The increase, shown in salivary tumor markers of the cancer patients, may be used as a diagnostic tool especially when a concurrent analysis is done for several salivary markers. That suggests that this new diagnostic tool is of special importance for patient monitoring, as it is often very difficult to distinguish clinically between a postoperative and/or irradiated scarred oral mucosa and a recurring cancer lesion. Accordingly, such an analysis might turn into a valuable diagnostic tool as it might save many unnecessary biopsies and hospital/outpatient clinical visits. Three of the markers analyzed (Cyfra 21-1, TPS, and CA125) were significantly increased (by 400%; P ≤ 0.01), whereas the increase of the other three did not reach statistical significance, probably resulting from a relatively large variation of the increase in these salivary tumor markers. Such a variation probably explains why the increase found in salivary CEA (160%) did not reach statistical significance, an increase which is similar to that found by Negri et al., who reported of a 145% increase in the salivary CEA levels in OSCC patients (25, 33, 34). It is also important to note that the known increasing effect that smoking has on CEA levels could not account for the difference between the cancer patients and the controls, as the numbers of smokers among these two groups were similar. We further improved the value of the salivary analysis by doing a combined analysis of various markers as previously suggested for circulatory markers (22, 23). Indeed, it was shown that, when a concurrent analysis of the three significantly increased markers was done, the sensitivity, specificity, and negative and positive predictive values were in the range of 72% to75%, comparable with those obtained when circulatory markers were measured in the serum of OSCC patients.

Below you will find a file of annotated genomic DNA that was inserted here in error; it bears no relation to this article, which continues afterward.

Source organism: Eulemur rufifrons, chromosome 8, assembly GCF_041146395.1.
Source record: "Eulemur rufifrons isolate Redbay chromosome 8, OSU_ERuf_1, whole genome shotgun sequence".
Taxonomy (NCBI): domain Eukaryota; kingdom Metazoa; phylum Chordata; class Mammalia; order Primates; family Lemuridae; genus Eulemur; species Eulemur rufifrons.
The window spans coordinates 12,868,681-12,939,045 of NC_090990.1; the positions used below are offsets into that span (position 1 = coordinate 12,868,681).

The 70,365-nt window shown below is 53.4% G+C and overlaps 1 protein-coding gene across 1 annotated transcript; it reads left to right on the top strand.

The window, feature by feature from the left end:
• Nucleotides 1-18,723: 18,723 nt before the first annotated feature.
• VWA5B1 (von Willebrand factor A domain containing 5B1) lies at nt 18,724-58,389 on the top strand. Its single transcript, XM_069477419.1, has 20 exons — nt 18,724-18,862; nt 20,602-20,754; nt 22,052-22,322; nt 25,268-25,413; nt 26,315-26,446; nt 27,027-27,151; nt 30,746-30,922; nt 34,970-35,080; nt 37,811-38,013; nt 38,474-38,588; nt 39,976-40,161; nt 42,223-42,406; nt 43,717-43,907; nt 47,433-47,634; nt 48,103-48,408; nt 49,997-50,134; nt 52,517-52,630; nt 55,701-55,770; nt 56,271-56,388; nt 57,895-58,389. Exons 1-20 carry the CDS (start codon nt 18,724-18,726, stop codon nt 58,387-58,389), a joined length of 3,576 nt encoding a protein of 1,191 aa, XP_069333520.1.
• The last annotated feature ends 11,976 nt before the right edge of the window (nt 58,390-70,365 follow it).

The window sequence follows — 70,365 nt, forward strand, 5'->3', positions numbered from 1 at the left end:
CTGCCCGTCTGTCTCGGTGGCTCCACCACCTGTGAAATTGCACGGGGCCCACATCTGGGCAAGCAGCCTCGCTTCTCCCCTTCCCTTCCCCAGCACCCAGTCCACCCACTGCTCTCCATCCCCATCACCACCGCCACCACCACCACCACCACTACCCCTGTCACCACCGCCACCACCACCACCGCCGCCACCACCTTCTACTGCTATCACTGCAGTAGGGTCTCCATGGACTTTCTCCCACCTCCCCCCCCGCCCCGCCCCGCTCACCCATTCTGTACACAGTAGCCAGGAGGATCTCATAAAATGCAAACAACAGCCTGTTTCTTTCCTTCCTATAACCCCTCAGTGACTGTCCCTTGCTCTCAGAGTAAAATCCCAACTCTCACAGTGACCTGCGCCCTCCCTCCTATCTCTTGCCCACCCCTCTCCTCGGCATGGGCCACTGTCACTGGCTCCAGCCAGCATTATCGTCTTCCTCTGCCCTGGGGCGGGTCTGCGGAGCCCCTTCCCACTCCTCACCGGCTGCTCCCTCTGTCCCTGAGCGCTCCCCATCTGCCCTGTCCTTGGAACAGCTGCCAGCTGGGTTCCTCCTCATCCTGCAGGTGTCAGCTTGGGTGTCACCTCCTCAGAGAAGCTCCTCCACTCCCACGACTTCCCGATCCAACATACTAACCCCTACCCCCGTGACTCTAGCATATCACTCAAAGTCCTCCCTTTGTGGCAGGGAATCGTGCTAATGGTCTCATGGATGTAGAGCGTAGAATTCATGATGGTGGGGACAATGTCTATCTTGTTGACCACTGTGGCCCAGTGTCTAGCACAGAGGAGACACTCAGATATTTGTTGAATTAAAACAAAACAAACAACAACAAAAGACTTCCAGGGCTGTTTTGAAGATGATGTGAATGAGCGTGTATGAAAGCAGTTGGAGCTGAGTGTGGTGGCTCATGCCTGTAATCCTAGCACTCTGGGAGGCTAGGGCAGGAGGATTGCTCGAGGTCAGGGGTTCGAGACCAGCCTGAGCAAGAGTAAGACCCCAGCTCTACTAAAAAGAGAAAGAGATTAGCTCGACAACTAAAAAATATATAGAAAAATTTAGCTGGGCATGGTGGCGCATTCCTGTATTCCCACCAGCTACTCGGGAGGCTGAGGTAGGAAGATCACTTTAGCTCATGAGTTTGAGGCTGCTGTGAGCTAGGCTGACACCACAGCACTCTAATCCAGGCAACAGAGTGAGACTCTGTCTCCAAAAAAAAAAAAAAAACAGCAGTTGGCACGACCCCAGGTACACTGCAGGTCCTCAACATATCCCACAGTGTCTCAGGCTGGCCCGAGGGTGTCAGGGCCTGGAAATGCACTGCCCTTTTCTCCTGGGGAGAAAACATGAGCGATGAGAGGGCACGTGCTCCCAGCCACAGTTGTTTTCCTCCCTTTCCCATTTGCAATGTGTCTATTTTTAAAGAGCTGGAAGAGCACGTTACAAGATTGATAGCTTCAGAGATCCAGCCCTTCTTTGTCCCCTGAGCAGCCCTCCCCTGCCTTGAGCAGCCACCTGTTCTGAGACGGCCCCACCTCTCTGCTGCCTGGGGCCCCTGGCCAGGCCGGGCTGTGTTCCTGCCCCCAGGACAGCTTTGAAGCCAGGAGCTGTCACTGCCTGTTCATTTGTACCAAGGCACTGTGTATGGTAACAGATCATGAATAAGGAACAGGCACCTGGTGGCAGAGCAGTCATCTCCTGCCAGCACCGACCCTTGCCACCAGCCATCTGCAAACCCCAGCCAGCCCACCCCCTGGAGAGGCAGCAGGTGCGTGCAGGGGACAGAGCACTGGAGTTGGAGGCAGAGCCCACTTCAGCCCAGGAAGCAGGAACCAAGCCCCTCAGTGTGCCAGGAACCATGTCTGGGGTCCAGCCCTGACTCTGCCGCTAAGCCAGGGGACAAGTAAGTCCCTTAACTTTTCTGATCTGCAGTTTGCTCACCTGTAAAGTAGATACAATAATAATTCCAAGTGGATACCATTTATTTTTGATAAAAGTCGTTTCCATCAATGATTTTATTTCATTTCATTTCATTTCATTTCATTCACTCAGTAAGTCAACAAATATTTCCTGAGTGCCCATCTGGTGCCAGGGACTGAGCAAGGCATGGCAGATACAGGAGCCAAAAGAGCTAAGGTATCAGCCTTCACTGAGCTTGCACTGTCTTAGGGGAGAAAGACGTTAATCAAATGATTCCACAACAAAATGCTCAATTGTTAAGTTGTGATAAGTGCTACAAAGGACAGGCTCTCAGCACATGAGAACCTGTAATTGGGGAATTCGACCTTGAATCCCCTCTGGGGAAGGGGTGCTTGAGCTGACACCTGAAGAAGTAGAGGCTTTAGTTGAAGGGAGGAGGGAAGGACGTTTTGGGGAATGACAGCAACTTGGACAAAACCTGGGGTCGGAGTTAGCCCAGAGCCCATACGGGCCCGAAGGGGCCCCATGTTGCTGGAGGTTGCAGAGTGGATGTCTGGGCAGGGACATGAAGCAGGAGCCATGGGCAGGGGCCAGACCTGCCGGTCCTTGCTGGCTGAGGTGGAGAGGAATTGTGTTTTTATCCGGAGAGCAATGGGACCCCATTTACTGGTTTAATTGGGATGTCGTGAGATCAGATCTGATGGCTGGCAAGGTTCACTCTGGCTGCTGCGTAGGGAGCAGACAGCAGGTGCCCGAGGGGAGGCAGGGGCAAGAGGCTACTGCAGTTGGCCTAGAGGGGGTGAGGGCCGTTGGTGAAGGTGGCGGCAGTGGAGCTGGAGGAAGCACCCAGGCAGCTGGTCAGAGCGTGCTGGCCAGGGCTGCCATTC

In summary, the significant increase in salivary tumor markers (∼4-fold) is encouraging in light of the many advantages of saliva measurement in comparison with serum analysis. The definitive diagnosis of OSCC is obviously based on a harvested biopsy, but it would be highly desirable and beneficial if salivary tumor marker analysis could be done on a routine basis between biopsies. The increase in salivary tumor markers may be used as a diagnostic tool, especially when a concurrent analysis for significantly increased markers is done. That is because salivary harvesting is noninvasive (35), which may make it an attractive, effective alternative to serum testing, and the possibility of developing home testing kits for such markers further facilitates it as a diagnostic aid, enabling patients to monitor their own health at home. That is especially important for people who live far from treatment centers and especially for those at high risk for developing oral cancer (such as patients with previous OSCC or with premalignant lesions). However, caution should be taken and note made of the fact that this suggested salivary analysis may be regarded as an aid and not as a replacement for other well-established diagnostic tools available for OSCC.

The costs of publication of this article were defrayed in part by the payment of page charges. This article must therefore be hereby marked advertisement in accordance with 18 U.S.C. Section 1734 solely to indicate this fact.

We thank Mrs. Shlomit Gan for her assistance in the preparation of this article.